These people are not strangers — they’re my family, my friends and members of my community! Some are organizers or political activists, most are not. Most are regular people who had their picture taken and posted as part of a virtual archive of happy times and important memories– snapshots of our everyday lives, specific moments in time.

And though I work on media and telecom issues from a justice-based perspective, I hadn’t thought of how many of these photos could just as easily trigger a happy memory as they could a visit from DHS, CPS, a PO or an abuser. In addition to being used to “remember and share special times,” these pics could also be used to stalk, manipulate, misinform, subvert or intimidate.

Some will inevitably argue that “safety” is as simple as 1) not doing anything illegal, and 2) not documenting it. Not only is this inaccurate and patronizing, it dismisses the widespread and entrenched state sponsored physical and economic violence which already exists in our communities. This violence is documented—infant mortality rates, life expectancy, unemployment, incarceration, illiteracy, out of home placements, etc.–but it’s rarely challenged or labeled “illegal” because of its relationship to patriarchy, racism and colonization (among other oppressions). Clearly there is more to the safety equation for many of us.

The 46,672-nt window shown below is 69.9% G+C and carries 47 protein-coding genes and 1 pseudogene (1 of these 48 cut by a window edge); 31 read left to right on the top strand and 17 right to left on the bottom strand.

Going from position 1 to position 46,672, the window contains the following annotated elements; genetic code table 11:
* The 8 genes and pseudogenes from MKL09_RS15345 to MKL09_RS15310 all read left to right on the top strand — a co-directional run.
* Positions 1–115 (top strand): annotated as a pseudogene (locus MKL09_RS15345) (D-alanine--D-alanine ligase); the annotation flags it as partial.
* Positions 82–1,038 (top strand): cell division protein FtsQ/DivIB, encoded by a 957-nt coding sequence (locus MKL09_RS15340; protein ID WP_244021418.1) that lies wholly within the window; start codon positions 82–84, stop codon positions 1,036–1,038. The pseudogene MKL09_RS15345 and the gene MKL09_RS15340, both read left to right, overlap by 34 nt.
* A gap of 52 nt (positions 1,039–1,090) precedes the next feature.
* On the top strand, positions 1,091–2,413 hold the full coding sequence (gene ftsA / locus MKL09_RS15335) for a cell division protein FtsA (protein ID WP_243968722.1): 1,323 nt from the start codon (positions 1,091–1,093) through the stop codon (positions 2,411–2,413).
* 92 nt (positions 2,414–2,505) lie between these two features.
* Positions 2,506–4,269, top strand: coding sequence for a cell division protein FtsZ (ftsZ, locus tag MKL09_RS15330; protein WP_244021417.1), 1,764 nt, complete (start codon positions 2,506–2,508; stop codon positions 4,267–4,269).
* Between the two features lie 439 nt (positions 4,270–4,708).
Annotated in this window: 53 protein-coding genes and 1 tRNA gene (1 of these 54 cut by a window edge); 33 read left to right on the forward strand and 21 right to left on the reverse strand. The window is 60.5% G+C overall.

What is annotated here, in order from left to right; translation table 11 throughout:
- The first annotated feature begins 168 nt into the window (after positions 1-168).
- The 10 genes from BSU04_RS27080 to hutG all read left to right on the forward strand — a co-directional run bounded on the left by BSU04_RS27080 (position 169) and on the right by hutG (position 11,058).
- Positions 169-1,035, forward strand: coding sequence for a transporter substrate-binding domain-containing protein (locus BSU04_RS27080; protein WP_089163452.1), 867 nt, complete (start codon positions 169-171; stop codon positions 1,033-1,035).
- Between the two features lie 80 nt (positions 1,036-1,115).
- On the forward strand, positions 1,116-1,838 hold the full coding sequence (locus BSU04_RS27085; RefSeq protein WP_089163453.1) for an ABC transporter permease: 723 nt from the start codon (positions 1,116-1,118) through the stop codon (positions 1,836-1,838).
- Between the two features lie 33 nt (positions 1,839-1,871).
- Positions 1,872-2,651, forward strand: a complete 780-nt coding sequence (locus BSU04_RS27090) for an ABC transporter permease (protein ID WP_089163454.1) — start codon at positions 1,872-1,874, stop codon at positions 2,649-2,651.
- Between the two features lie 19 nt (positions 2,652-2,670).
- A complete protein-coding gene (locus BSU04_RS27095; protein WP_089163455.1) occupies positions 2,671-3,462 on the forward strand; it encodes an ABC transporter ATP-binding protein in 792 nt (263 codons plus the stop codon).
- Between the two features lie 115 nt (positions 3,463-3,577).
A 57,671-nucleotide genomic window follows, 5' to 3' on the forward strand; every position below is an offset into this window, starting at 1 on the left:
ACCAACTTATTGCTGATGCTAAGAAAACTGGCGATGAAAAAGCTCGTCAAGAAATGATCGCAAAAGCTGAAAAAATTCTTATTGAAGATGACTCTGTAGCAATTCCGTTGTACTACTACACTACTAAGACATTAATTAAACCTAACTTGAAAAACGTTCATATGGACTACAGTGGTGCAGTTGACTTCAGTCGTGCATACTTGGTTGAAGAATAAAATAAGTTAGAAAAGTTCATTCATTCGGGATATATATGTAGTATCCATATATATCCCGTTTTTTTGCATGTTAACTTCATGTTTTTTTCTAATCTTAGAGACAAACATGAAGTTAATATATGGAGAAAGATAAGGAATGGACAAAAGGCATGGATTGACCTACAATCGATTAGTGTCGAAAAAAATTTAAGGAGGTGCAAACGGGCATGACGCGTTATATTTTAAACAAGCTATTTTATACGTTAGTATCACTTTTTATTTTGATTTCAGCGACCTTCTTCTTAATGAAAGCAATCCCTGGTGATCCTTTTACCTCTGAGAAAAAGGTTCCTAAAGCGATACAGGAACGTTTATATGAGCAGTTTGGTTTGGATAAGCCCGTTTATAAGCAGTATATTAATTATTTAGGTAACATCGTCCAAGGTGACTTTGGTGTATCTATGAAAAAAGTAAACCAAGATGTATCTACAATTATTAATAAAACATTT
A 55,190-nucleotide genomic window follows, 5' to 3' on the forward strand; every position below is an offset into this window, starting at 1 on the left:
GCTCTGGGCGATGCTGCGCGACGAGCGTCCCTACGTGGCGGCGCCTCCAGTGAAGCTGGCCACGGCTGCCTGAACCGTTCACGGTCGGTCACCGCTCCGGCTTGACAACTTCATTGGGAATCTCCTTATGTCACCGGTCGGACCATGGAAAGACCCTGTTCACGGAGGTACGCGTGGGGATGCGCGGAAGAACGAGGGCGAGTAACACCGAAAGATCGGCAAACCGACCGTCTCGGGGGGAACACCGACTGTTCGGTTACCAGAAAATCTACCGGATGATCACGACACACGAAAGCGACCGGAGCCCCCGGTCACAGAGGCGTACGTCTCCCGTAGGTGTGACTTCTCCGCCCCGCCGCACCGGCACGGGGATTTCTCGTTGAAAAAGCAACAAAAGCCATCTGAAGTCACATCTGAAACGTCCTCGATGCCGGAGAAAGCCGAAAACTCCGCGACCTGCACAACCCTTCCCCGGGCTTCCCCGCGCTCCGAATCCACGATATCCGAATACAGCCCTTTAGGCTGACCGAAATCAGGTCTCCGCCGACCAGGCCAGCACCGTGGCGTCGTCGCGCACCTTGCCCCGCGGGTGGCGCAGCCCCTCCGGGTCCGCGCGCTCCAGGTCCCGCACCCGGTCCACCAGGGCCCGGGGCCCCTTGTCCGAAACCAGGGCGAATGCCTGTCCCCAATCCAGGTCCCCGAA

In my non social media life, I’m aware of these how these dynamics play out and it influences how I keep myself safe, how my friends and family move through life, and the ways in which our communities work to build safety collectively. If I’m this deliberate offline, shouldn’t I exercise the same level of diligence online? I decided I should, or at the very least I should pause long enough to think about/talk about this with others.

To gain this space, I left Instagram. It might not be everyone’s choice, but it’s the one I made. In its absence I want to create more time to think about political security (shoutout to Nijmie for the term) online, and what it means to fight for digital privacy rights that protect more than ‘consumers’ and our unhealthy relationship to Corporate America. Instead, I’m interested in a movement building action-plan that advances a vision for digital rights and standards which build stronger families and safer and more self-determined communities.

amalia deloney is the associate director of the Center for Media Justice.

Original photo by Flickr user g4114is